An article we liked from Thought Leader Alexander Jarvis:
How do you validate a startup idea?
This blog is going to take you through the key facets of a business model and the industry environment to help you build conviction that your startup idea makes sense before you start. It’s not just a list of things to test in coffee shops and with a live product to validate it. If you internalise all the key factors, you’ll be able to rapidly evaluate each and every idea you have and hopefully help you mitigate wasting time on ideas that are doomed to fail for reasons you could have predicted.
When you have an idea, you will have a torrent of thoughts, especially if this is your first startup rodeo:
- Will VCs fund my idea? (No)
- Should I sell my house and just build this idea? (No)
- Should I validate my idea? (Yes!!!)
- Will it cost me a lot of cash to validate my idea (Not really)
- Can I validate this without talking to customers? (Yes)
- Should I talk to customers before building something? (Yes)
Clearly, you should start out doing the groundwork to really validate an idea. If you are not flush with cash, then you might be happy to know that spending money to validate your idea is actually the last step. There is a whole lot you can do if you understand business models to figure out if you are dead on arrival first, or if this idea is worth actually spending any time on at all.
Let me take you through the thought process of how to evaluate a business idea. First, let’s start by creating a baseline for your objectives to ensure the idea meets it.
Is this a side hustle or your big idea?
First, you need to set your personal expectations with any idea you will have. Are you doing a ‘side hustle’ and want to make some cash, or are you planning on going VC crazy and gunning for a monster exit? Both are equally fine. But there are large implications of both that heavily impact how you review the idea.
I bosh out some ‘startups’ which are basically passive income. If I make a few grand a month from them and I don’t have to do too much work, what the heck, right! But if you want to go big or go broke then the bar is really different, not just higher.
If you have a family, aren’t a big risk taker, but have an entrepreneurial itch, then why not launch something small? You never know, this could grow and become something big?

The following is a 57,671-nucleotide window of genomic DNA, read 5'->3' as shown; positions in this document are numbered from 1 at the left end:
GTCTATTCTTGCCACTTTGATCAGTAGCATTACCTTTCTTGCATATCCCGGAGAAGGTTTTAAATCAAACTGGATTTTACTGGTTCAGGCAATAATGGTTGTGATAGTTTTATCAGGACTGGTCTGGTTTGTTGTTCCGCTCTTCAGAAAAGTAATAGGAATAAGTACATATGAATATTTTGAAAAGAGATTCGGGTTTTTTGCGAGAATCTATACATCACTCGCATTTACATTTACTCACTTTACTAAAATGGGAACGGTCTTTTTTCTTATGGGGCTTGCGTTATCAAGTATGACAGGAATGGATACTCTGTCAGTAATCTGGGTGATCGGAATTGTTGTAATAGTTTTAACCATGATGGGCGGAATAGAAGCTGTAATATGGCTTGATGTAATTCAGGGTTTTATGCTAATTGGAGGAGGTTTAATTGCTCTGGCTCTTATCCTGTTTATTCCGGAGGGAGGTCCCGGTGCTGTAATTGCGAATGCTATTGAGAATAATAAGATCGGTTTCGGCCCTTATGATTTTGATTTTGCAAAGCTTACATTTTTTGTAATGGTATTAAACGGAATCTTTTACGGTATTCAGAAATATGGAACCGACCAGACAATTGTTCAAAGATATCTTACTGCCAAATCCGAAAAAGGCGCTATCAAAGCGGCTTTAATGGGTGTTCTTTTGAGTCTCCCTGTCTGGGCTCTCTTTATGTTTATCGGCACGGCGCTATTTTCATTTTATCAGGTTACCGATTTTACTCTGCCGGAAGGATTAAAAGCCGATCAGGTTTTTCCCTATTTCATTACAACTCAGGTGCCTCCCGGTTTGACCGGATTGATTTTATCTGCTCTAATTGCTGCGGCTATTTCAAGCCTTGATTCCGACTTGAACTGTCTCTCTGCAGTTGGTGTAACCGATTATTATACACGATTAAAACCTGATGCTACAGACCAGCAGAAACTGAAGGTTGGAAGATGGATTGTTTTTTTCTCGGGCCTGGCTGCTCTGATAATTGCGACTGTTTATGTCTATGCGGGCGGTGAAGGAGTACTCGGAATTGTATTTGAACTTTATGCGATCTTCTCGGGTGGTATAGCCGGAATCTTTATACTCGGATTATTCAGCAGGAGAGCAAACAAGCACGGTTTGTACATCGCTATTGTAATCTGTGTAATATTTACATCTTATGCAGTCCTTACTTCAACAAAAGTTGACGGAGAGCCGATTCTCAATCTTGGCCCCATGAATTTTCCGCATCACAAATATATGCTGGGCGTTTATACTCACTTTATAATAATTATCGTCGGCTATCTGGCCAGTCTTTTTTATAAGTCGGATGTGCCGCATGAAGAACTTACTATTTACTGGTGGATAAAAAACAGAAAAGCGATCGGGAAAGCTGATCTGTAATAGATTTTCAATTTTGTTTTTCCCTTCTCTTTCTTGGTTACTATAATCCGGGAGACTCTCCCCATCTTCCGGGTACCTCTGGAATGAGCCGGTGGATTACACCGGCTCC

Ideally, it’s something close to what you do for a job or that is your hobby.
- If you have experience in M&A you could set up a course for budding analysts to get into M&A? Maybe you make models for PE investors?
- If you work in customer care, you might notice you built a handy little time-saving tool you built for yourself. Perhaps, other people would like that too? Why not polish it and sell it as a little SaaS business?
The main benefit of doing something ‘close to home’ is you really know what you are doing and are the customer yourself. You know already what people need and want, you might even know the market size and how much people will pay? That’s really handy, right! Might you even build something and get your company to be the first customer?
If this is your goal, you need to view your ‘idea’ through the lens of a side hustle. You might spend a few $k of your savings, but you don’t intend raising investment, so what you build has to be within these constraints. If it involves hiring 40 people and doing field sales, you should probably drop the idea and look for something easier to ship and manage.
Gunning for a billion
If your goal with the startup idea is to make a tonne of cash which will involve raising a load of venture capital, you need to view your idea through an entirely different lens. The bar is 100x everything than for a hustle.
It needs to have a potentially huge market, there need to be scaleable acquisition channels, you need to be able to recruit an elite team, you need to think critically of your unit economics and you will want to have a special sauce that will imbue you with an enduring competitive advantage.
Figuring out an awesome VC fundable startup idea is not easy. When analysing your model you need to think far more critically than you would for a side hustle. Your idea might be fine for a side hustle, but you are going to drop most ideas as they just won’t meet the bar for investible. That’s fine, but be ok to kill your darlings. Don’t start something that doesn’t make sense, just because you want to do something.
How much do you want to sell for?
This is a question I ask all founders that I mentor and do consulting calls with. It’s is honestly incredible that 100% of people that I pose this to have no answer. They often say “hmm… I didn’t think about this.”
Whilst you care about your exit, it is all that investors think about. I’ve written about this in detail here:
A meaningful founder exit is not the same thing for venture capital
If you are setting up a side hustle you need to answer this question:
- How much do I want to make each month to make this worthwhile?
This could be $5k a month. If you don’t think your idea can generate this much income, then you need to kill the idea.
If you are setting a VC fundable startup, you need to answer this question:
- What do I want to sell this for and will someone buy it?
There are a lot of implications for how much you sell your startup for. If your goal is $20m it’s only likely at best fundable by one small angel round. That’s the only way the numbers work. If you are gunning for a $billion, then you are VC backable, but you’re going to have to build something really massive.
My recommendation is that you should aim to sell your startup for at least...
Read the rest of this article at alexanderjarvis.com...
Thanks for this article excerpt and its graphics to Alexander Jarvis.
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